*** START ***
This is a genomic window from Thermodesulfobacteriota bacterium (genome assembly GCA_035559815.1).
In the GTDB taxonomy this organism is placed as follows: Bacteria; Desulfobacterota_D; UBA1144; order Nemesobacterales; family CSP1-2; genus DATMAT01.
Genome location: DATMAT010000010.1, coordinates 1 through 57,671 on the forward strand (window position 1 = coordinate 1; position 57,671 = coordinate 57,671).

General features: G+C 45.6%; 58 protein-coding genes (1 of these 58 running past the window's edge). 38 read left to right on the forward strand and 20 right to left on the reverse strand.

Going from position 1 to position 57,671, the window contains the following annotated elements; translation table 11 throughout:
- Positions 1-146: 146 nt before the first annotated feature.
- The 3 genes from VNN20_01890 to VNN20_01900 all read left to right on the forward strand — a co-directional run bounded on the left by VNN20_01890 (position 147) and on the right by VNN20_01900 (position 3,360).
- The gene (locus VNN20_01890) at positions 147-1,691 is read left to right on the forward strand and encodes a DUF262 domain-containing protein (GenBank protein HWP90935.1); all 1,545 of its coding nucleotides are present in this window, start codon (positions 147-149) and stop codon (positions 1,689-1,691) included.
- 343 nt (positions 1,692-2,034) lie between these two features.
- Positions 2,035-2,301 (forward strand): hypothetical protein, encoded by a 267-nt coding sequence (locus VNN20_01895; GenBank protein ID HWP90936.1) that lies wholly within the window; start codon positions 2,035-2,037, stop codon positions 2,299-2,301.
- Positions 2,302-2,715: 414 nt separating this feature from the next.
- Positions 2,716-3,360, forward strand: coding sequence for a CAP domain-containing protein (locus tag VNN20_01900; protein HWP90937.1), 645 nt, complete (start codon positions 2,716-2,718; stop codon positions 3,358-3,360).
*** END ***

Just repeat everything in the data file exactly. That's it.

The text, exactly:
This is a genomic window from Thermodesulfobacteriota bacterium (genome assembly GCA_035559815.1).
In the GTDB taxonomy this organism is placed as follows: Bacteria; Desulfobacterota_D; UBA1144; order Nemesobacterales; family CSP1-2; genus DATMAT01.
Genome location: DATMAT010000010.1, coordinates 1 through 57,671 on the forward strand (window position 1 = coordinate 1; position 57,671 = coordinate 57,671).

General features: G+C 45.6%; 58 protein-coding genes (1 of these 58 running past the window's edge). 38 read left to right on the forward strand and 20 right to left on the reverse strand.

Going from position 1 to position 57,671, the window contains the following annotated elements; translation table 11 throughout:
- Positions 1-146: 146 nt before the first annotated feature.
- The 3 genes from VNN20_01890 to VNN20_01900 all read left to right on the forward strand — a co-directional run bounded on the left by VNN20_01890 (position 147) and on the right by VNN20_01900 (position 3,360).
- The gene (locus VNN20_01890) at positions 147-1,691 is read left to right on the forward strand and encodes a DUF262 domain-containing protein (GenBank protein HWP90935.1); all 1,545 of its coding nucleotides are present in this window, start codon (positions 147-149) and stop codon (positions 1,689-1,691) included.
- 343 nt (positions 1,692-2,034) lie between these two features.
- Positions 2,035-2,301 (forward strand): hypothetical protein, encoded by a 267-nt coding sequence (locus VNN20_01895; GenBank protein ID HWP90936.1) that lies wholly within the window; start codon positions 2,035-2,037, stop codon positions 2,299-2,301.
- Positions 2,302-2,715: 414 nt separating this feature from the next.
- Positions 2,716-3,360, forward strand: coding sequence for a CAP domain-containing protein (locus tag VNN20_01900; protein HWP90937.1), 645 nt, complete (start codon positions 2,716-2,718; stop codon positions 3,358-3,360).